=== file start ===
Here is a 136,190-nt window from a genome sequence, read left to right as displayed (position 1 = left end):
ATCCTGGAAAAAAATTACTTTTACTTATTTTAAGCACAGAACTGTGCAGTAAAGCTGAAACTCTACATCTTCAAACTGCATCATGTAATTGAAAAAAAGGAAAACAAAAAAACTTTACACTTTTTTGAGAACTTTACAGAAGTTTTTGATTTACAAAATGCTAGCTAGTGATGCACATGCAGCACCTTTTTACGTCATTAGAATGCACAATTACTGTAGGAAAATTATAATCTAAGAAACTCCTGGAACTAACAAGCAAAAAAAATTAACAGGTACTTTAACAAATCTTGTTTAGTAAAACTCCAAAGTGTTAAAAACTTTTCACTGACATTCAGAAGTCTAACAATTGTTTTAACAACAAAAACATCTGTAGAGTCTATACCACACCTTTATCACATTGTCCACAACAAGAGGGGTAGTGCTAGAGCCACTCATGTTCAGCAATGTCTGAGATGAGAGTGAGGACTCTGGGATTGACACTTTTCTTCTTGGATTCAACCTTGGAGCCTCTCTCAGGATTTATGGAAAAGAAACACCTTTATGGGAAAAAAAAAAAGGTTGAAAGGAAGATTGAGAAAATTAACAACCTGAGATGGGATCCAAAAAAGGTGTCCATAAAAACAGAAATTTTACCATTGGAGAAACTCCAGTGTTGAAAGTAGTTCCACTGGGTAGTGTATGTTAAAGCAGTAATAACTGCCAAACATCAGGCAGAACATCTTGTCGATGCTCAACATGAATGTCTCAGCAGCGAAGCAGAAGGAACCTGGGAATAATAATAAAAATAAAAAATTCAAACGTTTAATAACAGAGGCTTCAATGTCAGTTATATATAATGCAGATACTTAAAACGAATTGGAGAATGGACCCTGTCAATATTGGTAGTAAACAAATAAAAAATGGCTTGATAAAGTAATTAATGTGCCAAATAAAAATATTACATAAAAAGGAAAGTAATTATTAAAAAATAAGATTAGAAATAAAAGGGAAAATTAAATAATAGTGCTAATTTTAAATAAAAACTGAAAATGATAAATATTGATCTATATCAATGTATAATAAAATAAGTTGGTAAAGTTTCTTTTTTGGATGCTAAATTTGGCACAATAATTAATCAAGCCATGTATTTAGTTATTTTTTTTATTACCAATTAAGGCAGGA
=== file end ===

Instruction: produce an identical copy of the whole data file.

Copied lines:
Here is a 136,190-nt window from a genome sequence, read left to right as displayed (position 1 = left end):
ATCCTGGAAAAAAATTACTTTTACTTATTTTAAGCACAGAACTGTGCAGTAAAGCTGAAACTCTACATCTTCAAACTGCATCATGTAATTGAAAAAAAGGAAAACAAAAAAACTTTACACTTTTTTGAGAACTTTACAGAAGTTTTTGATTTACAAAATGCTAGCTAGTGATGCACATGCAGCACCTTTTTACGTCATTAGAATGCACAATTACTGTAGGAAAATTATAATCTAAGAAACTCCTGGAACTAACAAGCAAAAAAAATTAACAGGTACTTTAACAAATCTTGTTTAGTAAAACTCCAAAGTGTTAAAAACTTTTCACTGACATTCAGAAGTCTAACAATTGTTTTAACAACAAAAACATCTGTAGAGTCTATACCACACCTTTATCACATTGTCCACAACAAGAGGGGTAGTGCTAGAGCCACTCATGTTCAGCAATGTCTGAGATGAGAGTGAGGACTCTGGGATTGACACTTTTCTTCTTGGATTCAACCTTGGAGCCTCTCTCAGGATTTATGGAAAAGAAACACCTTTATGGGAAAAAAAAAAAGGTTGAAAGGAAGATTGAGAAAATTAACAACCTGAGATGGGATCCAAAAAAGGTGTCCATAAAAACAGAAATTTTACCATTGGAGAAACTCCAGTGTTGAAAGTAGTTCCACTGGGTAGTGTATGTTAAAGCAGTAATAACTGCCAAACATCAGGCAGAACATCTTGTCGATGCTCAACATGAATGTCTCAGCAGCGAAGCAGAAGGAACCTGGGAATAATAATAAAAATAAAAAATTCAAACGTTTAATAACAGAGGCTTCAATGTCAGTTATATATAATGCAGATACTTAAAACGAATTGGAGAATGGACCCTGTCAATATTGGTAGTAAACAAATAAAAAATGGCTTGATAAAGTAATTAATGTGCCAAATAAAAATATTACATAAAAAGGAAAGTAATTATTAAAAAATAAGATTAGAAATAAAAGGGAAAATTAAATAATAGTGCTAATTTTAAATAAAAACTGAAAATGATAAATATTGATCTATATCAATGTATAATAAAATAAGTTGGTAAAGTTTCTTTTTTGGATGCTAAATTTGGCACAATAATTAATCAAGCCATGTATTTAGTTATTTTTTTTATTACCAATTAAGGCAGGA